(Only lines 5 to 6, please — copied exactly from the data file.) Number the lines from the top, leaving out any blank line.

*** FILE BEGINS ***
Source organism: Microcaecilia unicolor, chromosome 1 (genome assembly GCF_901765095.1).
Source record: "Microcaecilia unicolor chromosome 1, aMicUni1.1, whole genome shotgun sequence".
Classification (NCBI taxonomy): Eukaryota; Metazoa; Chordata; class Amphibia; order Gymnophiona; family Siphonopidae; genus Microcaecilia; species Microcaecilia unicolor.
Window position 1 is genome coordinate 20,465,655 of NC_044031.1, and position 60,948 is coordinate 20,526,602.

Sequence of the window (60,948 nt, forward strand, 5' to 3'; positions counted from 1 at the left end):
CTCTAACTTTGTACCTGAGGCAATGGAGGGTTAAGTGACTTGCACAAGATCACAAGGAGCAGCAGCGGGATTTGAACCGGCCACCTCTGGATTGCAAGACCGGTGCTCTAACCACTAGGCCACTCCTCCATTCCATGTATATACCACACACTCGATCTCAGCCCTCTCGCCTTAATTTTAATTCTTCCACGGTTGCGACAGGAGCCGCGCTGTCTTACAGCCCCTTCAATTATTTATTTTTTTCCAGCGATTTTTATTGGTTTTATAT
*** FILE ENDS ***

Sequence of the window (60,948 nt, forward strand, 5' to 3'; positions counted from 1 at the left end):
CTCTAACTTTGTACCTGAGGCAATGGAGGGTTAAGTGACTTGCACAAGATCACAAGGAGCAGCAGCGGGATTTGAACCGGCCACCTCTGGATTGCAAGACCGGTGCTCTAACCACTAGGCCACTCCTCCATTCCATGTATATACCACACACTCGATCTCAGCCCTCTCGCCTTAATTTTAATTCTTCCACGGTTGCGACAGGAGCCGCGCTGTCTTACAGCCCCTTCAATTATTTATTTTTTTCCAGCGATTTTTATTGGTTTTATAT